ABSTRACT: Study design. Retrospective radiographic study.Objective. To compare the gender differences in curve patterns and radiographic characteristics in patients who have adolescent idiopathic scoliosis (AIS).
Summary of Background Data. Gender differences in AIS have been documented in the incidence of curve progression, response to bracing, and outcomes of surgical treatment. However, limited information is available about the relation between sex and scoliosis curve patterns and radiographic presentations.
Methods. 359 male and 999 female AIS patients with major curve ≥ 20º were recruited. Standard posteroanterior and lateral radiographs of spine were reviewed to classify scoliosis curve patterns as typical or atypical, and to measure curve severity and thoracic kyphosis. In 351 surgically treated patients, side-bending films were used to assess curve flexibility. Comparisons between male and female patients were made by subgrouping patients according to curve patterns and severity.
Results. Atypical curves were more frequently observed in male (19.8%) than in female gender (8.9%) (p < 0.01). Gender differences were also found in the distribution of curve types. Main thoracic curve was the most common curve type in both genders. Furthermore, significantly higher incidence of main thoracic curve in severe AIS than moderate patients was found in male (p < 0.001) but not in female gender. In patients with severe AIS who had typical curve patterns that included a major thoracic curve, male patients had larger magnitude of thoracic curve, more severe thoracic kyphosis, and more rigid thoracic and lumbar curves than female patients.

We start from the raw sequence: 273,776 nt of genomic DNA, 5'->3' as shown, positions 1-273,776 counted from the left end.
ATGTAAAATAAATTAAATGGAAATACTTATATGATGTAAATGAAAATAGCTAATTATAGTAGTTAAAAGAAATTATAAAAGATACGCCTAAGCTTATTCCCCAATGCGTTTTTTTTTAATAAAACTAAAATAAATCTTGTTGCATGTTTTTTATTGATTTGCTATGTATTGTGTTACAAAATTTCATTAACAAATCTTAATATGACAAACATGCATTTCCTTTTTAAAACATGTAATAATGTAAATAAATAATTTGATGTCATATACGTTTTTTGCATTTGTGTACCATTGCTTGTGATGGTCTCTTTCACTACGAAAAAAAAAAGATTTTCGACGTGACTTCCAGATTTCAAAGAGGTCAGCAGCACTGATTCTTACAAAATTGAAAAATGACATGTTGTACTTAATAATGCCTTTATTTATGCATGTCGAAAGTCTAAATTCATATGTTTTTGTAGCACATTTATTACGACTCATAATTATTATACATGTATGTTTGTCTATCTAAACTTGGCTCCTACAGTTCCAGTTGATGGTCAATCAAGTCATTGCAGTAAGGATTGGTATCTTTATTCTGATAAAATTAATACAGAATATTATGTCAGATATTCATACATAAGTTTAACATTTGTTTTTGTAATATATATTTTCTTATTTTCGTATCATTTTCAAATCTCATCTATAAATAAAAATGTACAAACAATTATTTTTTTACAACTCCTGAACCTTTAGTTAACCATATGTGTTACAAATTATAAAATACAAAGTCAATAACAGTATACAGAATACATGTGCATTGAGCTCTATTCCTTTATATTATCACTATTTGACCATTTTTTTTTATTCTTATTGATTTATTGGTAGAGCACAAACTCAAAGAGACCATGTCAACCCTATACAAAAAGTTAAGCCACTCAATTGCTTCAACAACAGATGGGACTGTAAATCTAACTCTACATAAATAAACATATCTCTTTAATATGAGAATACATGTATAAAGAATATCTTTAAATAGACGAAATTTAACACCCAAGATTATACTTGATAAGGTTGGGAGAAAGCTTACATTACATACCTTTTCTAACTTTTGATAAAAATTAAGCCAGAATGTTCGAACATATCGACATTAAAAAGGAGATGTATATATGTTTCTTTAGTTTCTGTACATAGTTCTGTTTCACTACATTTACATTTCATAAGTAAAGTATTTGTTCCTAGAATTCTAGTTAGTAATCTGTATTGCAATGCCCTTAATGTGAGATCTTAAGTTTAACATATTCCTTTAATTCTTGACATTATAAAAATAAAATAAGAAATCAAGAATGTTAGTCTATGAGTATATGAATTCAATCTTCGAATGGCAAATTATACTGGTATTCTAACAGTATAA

Conclusions. Atypical curve patterns were more predominantly in male than female AIS. The thoracic curve in male AIS patients might have higher incidence of progression than female gender. The higher rigidity of both thoracic and lumbar curves in male AIS with severe curves might contribute to the lower curve correction rate and poor response to brace when compared to female cases.
Source: PubMed Central